Friday, July 21, 2023

(D&D3e) Oriental Adventures

Writing about a book like this, whose very title I'm reluctant to say too often, raises certain . . . temptations. "Okay, this book has a racist title, a reputation for being racist, and is actually kind of racist, so all I have to do is pull a few racist quotes, wag my finger at them, and avoid saying anything too personally revealing and that's another one in the can."

Right? Like I don't need to have a good opinion of Oriental Adventures (James Wyatt). It's the year 2023. There are better options for East-Asian roleplaying out there, and a notable social consequence to presenting even the appearance of racism, so there's no upside to me praising this book.

And at this point, you may rightfully be wondering if I'm building to a "but." I'm not. Overall, this book was pretty mid. That's true both of its awkward place in early 3e, where design principles are not fully established (why does the blade-dancer prestige class require spellcasting to qualify for? none can say) and its status as an example of the rpg hobby's unfortunate racial baggage.

The best example of this last part is the book's description of sushi, "fish . . . served raw on vinegar-treated rice." I'm not sure that rises to the level of offensive, but also why would you describe it like that?

But (oh, shit), it would be fundamentally dishonest of me to write any kind of critique of this book without making myself personally vulnerable , so here it is: I used to love this fucking thing.

I don't remember the exact order of events, but around the time I got this book, I also saw Crouching Tiger, Hidden Dragon. That was my first exposure to Wuxia as a genre and I was instantly enchanted. I wanted to play something like that in D&D, and at the time, this was as close as I was going to get. Multiple hours of young John's life were spent pondering the exact combination of feats, class features, and spells that would allow me to make a Blade Dancer build equivalent to Li Mu Bai.

And that puts me in a complicated position, culturally. Like maybe I'm trying to argue that my pure and sincere enjoyment of a film by a Taiwanese director somehow exempted young me from being a racist little shit. Of course, there's nothing racist about enjoying a movie. And nothing racist about wanting to play that movie in D&D, but if you're going to talk about the problematic aspects of Orientalism and the way it others people of Asian descent, then yeah, that was part of the appeal for me.

If you'd come to me in late 2001 and said, "you like that stuff because you think it's exotic" I probably would have said, "yes, that's the word I was looking for, exotic. I like it because it feels new to me, like something I haven't seen a million times before." (I may, in fact, have said something almost exactly like this on multiple occasions).

And I don't necessarily want to frame this as a confession, or even a regret. Because sometimes, you're nineteen years old, the internet is barely a thing, and you learn something new. And that new knowledge enriches your life by expanding the horizons of what's possible. I dreamed new dreams because of that movie, and this book helped me bring those dreams to life.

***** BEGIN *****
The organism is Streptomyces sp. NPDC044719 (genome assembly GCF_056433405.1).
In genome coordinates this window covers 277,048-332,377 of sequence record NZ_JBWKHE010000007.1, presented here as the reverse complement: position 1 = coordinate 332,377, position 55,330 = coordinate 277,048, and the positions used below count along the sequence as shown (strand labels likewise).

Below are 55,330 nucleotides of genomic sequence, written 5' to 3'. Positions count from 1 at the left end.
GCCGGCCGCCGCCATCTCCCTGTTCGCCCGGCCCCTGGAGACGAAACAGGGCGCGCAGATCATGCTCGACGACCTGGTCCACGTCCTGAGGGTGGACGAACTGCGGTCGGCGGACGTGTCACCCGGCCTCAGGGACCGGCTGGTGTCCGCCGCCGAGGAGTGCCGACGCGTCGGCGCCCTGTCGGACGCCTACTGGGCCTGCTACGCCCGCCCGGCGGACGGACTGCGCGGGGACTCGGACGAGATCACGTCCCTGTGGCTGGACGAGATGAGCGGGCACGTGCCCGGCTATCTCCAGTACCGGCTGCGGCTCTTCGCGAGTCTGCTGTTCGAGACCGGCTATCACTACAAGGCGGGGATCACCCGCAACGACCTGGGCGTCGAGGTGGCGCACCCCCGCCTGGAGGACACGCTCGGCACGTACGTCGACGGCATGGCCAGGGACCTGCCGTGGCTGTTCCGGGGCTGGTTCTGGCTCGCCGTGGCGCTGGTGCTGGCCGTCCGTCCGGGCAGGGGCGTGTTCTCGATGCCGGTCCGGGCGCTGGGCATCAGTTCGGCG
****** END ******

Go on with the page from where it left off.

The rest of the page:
As easy as it would be to label this book naked cultural appropriation (and it is - there's not a single identifiably Asian name on credits page) and therefor A Bad Thing From the Past, fit to be ignored, that's not how I experienced it. My experience of the book was as a stumbling first step into a wider world.

So, of course, my fond memories were immediately betrayed by the first line of the Introduction, an excerpt from the original Oriental Adventures I had previously called out as being notably racist, even by the standards of the book:

"The mysterious and exotic Orient, land of spices and warlords, has at last opened her gates to the West."

Now, to be entirely fair to the book, the introduction immediately walks that back . . . sort of. "Since then, the world has changed - we rarely refer to the countries of Asia as 'the mysterious Orient,' for one thing. . . Fantasy Asia is no more or less exotic and mysterious than any other fantasy.

But, at the same time, I look at that and I think, how didn't they see. They quoted that gross line, but somehow didn't realize that by reusing the title, making a book with the exact same premise, they were continuing that same gross legacy.

Of course, I didn't realize either, not until just now, so I'm hardly in a position to cast judgement. 

I do sometimes think there's a kind of generational privilege that comes along with the language we use to discuss cultural appropriation these days. The young'uns don't entirely understand how much less accessible the world was 20 years ago. These days, if I were to give advice to a doppleganger of my younger self, who was just starting to develop an interest in East-Asian fantasy, I'd say - watch a variety of Wuxia movies on your various streaming services, ask respectful questions of people more familiar with the genre, seek out rpgs by East Asian creators, or at least those made with the aid of compensated sensitivity readers.

But in 2001, I don't think I'd have even known how to begin doing any of those things, even if a time-traveler had told me they were best practices. I would march down to the local library, open up the card catalogue (which, even at that late date was still mostly on cards) and just drawn a blank. The real reason I bought this book - it was what was on the shelf at the bookstore. My interest in Asian fantasy was shaped, from the very beginning, by cultural appropriation, and it's likely that even if I'd gone beyond the obvious, every library-driven deep dive would have been as well.